Coal prices are plummeting, yet mining costs are not decreasing. As a result, mines are standing on the brink. Politicians, pressured by trade unions are still attempting to buy time, instead of looking for solutions. But the time has run out already.
The assistance for Kazimierz-Juliusz coal mine is just a fraction of public funds received by coal mining sector. Economists Maciej Bukowski and Aleksander Śniegocki from Wise think tank have calculated in their report titled “The Hidden Bill for Coal” that cumulative support for coal mining and energy has cost taxpayers 170 bn PLN (5.9 bn annually) over the period 1990-2012. The numbers include primarily subsidies and cancellation of liabilities to the public sector, as well as subsidies for miners’ pensions and benefits.
Subsidies for coal mining often take an indirect form, difficult to distinguish, even though their cost is borne by the entire society. Only when we include them, we will have a complete picture of costs associated with coal mining – Aleksander Śniegocki says.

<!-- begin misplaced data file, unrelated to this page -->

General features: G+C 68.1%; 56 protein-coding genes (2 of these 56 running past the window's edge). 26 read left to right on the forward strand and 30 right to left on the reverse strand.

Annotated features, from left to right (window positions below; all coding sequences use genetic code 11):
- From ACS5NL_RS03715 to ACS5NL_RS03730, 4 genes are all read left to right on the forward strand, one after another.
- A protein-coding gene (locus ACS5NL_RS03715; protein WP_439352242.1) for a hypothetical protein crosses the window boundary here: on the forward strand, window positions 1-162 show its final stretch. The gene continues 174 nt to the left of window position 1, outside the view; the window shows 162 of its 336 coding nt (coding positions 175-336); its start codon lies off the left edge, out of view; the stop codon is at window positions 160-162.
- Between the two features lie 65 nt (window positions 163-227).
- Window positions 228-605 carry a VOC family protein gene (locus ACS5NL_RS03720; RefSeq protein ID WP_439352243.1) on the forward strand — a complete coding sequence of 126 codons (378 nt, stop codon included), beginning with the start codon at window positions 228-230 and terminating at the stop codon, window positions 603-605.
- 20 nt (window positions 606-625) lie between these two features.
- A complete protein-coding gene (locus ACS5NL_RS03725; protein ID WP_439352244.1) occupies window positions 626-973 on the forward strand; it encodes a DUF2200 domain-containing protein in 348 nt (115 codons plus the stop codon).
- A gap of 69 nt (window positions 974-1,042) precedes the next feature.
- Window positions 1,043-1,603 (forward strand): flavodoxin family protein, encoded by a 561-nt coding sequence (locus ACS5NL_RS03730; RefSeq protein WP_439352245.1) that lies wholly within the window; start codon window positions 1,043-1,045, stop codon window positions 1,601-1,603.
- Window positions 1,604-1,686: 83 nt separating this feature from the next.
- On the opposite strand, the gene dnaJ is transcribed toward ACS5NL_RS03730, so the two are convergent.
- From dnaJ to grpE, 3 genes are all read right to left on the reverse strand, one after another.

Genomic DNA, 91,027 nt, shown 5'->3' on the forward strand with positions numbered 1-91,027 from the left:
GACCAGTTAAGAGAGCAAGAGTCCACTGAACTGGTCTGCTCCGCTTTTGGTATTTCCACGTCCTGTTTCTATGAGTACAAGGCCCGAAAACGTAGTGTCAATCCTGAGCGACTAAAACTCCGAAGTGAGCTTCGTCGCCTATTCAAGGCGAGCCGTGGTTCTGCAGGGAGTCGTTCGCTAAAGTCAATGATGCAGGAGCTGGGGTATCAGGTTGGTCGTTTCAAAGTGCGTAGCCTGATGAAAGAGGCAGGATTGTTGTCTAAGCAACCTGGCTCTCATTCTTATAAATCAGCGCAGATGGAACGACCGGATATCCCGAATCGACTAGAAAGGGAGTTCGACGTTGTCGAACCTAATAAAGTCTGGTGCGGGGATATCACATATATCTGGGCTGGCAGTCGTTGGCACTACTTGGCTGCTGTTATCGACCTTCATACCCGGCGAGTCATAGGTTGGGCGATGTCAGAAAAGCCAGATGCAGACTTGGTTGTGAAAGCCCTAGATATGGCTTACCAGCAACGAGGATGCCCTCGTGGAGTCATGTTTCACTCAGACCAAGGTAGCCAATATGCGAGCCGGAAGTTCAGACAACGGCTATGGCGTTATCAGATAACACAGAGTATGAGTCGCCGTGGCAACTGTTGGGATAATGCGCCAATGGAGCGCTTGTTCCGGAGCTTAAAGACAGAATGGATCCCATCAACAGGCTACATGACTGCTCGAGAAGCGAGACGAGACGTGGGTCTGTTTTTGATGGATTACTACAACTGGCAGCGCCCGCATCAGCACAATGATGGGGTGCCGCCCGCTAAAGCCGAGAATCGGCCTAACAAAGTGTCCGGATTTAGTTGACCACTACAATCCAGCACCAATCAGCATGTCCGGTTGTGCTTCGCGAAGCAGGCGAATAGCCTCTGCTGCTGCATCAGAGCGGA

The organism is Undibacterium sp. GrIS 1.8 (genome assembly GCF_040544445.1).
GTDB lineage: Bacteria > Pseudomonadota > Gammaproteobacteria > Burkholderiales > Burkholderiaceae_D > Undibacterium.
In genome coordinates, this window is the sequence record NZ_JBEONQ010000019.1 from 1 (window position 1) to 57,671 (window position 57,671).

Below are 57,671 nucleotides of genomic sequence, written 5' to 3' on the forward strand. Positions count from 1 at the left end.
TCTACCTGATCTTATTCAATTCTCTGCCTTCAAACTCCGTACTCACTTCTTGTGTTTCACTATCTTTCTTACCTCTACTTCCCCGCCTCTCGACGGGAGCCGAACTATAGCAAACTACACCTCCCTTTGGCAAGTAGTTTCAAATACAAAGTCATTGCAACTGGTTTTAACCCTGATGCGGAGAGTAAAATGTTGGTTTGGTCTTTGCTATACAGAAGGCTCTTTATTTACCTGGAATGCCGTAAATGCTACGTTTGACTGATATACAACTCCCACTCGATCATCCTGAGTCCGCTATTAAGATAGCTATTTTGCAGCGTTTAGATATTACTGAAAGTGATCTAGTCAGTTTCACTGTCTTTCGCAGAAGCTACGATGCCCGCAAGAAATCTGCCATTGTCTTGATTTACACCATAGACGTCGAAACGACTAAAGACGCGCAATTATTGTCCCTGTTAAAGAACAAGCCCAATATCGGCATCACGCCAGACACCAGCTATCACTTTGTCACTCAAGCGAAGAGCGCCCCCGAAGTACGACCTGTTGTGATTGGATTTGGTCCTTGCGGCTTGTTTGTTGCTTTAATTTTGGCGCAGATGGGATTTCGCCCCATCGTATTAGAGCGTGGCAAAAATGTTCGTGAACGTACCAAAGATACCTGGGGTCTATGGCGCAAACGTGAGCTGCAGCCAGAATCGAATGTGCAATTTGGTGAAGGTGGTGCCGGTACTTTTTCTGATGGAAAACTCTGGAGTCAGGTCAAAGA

Reliable economic analysis would recommend adding these figures to mines’ financial statements and checking if they would be able to restructure themselves far enough to break even.
Public support for coal is justified with the need to ensure energy security. Coal is relatively cheap and available in different parts of the world. If we were to generate energy from that resource and rely on imports, we wouldn’t be dependent on supplies from a single state – Śniegocki poins out.
The authors of the report suggest that a push for renewable energy sources (RES) would be advantageous if one has the goal of ensuring energy security for Poland in mind. Such sources are also supported with public funds but technological progress allows for cheaper and cheaper energy generation using RES, thereby making the support smaller with each year.
Full article available on the forbes.pl (in polish).